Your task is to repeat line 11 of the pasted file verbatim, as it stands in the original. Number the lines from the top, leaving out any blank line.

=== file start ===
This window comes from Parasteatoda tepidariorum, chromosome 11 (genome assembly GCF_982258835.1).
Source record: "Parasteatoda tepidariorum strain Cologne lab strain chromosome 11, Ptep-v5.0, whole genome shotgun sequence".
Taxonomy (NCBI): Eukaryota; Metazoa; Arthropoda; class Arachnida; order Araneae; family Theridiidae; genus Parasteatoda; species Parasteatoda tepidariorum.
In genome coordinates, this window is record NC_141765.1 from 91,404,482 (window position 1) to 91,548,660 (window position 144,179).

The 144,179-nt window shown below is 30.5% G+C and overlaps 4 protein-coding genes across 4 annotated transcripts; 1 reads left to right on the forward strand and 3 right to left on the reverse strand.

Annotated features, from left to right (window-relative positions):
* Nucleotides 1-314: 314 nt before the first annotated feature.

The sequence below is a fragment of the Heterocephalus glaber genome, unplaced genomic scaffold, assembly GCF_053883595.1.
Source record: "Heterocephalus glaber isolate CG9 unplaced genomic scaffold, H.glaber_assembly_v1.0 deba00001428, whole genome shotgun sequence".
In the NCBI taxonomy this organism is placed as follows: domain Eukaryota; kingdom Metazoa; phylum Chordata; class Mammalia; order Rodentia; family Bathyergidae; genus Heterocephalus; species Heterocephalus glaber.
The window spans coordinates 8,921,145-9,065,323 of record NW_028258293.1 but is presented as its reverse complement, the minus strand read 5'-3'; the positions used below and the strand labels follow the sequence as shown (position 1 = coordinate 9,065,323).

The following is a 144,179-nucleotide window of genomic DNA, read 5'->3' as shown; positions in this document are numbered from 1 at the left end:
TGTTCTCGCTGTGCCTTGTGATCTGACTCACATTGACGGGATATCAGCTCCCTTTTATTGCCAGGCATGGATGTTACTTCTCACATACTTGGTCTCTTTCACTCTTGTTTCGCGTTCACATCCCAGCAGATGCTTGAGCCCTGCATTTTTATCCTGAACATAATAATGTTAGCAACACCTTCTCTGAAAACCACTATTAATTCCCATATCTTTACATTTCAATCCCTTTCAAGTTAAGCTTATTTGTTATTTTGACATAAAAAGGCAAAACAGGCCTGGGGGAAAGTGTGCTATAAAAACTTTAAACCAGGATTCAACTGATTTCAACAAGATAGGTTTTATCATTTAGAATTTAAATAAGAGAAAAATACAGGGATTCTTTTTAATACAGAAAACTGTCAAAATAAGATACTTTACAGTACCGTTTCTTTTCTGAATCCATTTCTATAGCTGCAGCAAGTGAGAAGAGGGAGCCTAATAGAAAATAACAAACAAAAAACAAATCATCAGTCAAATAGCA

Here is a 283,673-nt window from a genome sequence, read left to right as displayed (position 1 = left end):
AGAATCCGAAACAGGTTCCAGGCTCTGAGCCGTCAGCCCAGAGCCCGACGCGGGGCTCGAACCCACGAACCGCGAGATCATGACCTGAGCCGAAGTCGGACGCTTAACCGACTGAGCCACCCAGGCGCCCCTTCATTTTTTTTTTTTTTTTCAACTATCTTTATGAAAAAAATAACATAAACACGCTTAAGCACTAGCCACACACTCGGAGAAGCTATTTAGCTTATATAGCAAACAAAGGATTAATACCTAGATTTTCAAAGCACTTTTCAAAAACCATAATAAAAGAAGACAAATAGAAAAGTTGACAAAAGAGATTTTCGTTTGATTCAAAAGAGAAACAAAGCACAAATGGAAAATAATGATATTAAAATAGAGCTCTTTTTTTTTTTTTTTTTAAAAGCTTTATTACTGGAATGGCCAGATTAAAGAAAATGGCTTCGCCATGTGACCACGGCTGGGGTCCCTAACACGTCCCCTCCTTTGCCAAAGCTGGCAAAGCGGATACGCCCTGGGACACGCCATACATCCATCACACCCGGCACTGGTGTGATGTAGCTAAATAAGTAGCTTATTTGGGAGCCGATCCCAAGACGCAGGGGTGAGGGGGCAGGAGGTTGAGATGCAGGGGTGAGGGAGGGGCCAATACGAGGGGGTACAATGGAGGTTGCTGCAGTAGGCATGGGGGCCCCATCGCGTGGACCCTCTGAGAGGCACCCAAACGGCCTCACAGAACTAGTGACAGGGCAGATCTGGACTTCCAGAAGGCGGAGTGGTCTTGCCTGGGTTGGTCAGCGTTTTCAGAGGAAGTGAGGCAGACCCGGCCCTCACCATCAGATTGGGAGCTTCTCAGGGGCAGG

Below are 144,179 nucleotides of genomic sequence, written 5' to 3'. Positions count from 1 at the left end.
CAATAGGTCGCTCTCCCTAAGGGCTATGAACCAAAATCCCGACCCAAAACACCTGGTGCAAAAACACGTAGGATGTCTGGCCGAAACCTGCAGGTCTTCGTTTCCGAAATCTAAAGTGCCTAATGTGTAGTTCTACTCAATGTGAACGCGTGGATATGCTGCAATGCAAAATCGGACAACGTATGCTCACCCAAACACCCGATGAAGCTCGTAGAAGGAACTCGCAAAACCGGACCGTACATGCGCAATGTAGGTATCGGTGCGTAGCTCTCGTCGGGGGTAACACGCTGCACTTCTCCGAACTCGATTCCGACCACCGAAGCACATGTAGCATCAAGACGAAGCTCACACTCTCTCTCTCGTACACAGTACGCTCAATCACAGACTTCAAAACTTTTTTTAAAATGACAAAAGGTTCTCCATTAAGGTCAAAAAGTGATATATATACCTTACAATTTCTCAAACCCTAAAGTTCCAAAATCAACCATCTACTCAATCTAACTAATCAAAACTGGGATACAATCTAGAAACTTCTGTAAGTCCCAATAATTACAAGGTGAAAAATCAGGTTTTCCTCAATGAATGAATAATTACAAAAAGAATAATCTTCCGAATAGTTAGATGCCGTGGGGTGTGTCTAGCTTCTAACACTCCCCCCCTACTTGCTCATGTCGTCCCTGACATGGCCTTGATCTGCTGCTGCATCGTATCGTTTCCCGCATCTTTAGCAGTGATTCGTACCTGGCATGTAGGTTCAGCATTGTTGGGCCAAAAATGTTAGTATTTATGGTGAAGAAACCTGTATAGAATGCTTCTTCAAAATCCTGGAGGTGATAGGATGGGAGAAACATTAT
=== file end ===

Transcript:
The window spans coordinates 8,921,145-9,065,323 of record NW_028258293.1 but is presented as its reverse complement, the minus strand read 5'-3'; the positions used below and the strand labels follow the sequence as shown (position 1 = coordinate 9,065,323).